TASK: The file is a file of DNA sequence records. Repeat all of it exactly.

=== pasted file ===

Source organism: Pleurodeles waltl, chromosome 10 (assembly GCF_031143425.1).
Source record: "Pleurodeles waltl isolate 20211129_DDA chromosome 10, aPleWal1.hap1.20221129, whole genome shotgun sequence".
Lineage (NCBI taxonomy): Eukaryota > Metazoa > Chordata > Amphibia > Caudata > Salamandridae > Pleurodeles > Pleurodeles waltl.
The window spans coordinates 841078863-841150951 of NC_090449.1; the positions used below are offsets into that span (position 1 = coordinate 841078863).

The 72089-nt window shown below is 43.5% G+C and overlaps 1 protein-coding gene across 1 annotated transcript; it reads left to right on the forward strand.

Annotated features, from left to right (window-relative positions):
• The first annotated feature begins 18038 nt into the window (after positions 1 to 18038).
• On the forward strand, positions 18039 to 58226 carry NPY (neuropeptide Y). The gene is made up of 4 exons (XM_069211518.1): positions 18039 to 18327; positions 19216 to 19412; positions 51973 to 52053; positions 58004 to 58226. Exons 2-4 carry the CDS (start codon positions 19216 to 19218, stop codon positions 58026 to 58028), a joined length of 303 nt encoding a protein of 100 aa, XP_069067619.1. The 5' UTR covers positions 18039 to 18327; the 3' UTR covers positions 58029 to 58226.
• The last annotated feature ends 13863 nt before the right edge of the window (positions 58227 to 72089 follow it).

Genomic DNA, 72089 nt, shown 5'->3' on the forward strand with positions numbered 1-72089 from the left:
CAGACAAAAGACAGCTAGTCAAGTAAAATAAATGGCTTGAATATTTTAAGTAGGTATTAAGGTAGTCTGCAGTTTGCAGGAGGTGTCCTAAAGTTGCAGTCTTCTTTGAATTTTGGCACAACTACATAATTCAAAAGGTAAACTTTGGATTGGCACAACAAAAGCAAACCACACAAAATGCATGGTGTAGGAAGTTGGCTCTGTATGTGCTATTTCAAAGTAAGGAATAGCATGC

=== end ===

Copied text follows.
Source organism: Pleurodeles waltl, chromosome 10 (assembly GCF_031143425.1).
Source record: "Pleurodeles waltl isolate 20211129_DDA chromosome 10, aPleWal1.hap1.20221129, whole genome shotgun sequence".
Lineage (NCBI taxonomy): Eukaryota > Metazoa > Chordata > Amphibia > Caudata > Salamandridae > Pleurodeles > Pleurodeles waltl.
The window spans coordinates 841078863-841150951 of NC_090449.1; the positions used below are offsets into that span (position 1 = coordinate 841078863).

The 72089-nt window shown below is 43.5% G+C and overlaps 1 protein-coding gene across 1 annotated transcript; it reads left to right on the forward strand.

Annotated features, from left to right (window-relative positions):
• The first annotated feature begins 18038 nt into the window (after positions 1 to 18038).
• On the forward strand, positions 18039 to 58226 carry NPY (neuropeptide Y). The gene is made up of 4 exons (XM_069211518.1): positions 18039 to 18327; positions 19216 to 19412; positions 51973 to 52053; positions 58004 to 58226. Exons 2-4 carry the CDS (start codon positions 19216 to 19218, stop codon positions 58026 to 58028), a joined length of 303 nt encoding a protein of 100 aa, XP_069067619.1. The 5' UTR covers positions 18039 to 18327; the 3' UTR covers positions 58029 to 58226.
• The last annotated feature ends 13863 nt before the right edge of the window (positions 58227 to 72089 follow it).

Genomic DNA, 72089 nt, shown 5'->3' on the forward strand with positions numbered 1-72089 from the left:
CAGACAAAAGACAGCTAGTCAAGTAAAATAAATGGCTTGAATATTTTAAGTAGGTATTAAGGTAGTCTGCAGTTTGCAGGAGGTGTCCTAAAGTTGCAGTCTTCTTTGAATTTTGGCACAACTACATAATTCAAAAGGTAAACTTTGGATTGGCACAACAAAAGCAAACCACACAAAATGCATGGTGTAGGAAGTTGGCTCTGTATGTGCTATTTCAAAGTAAGGAATAGCATGC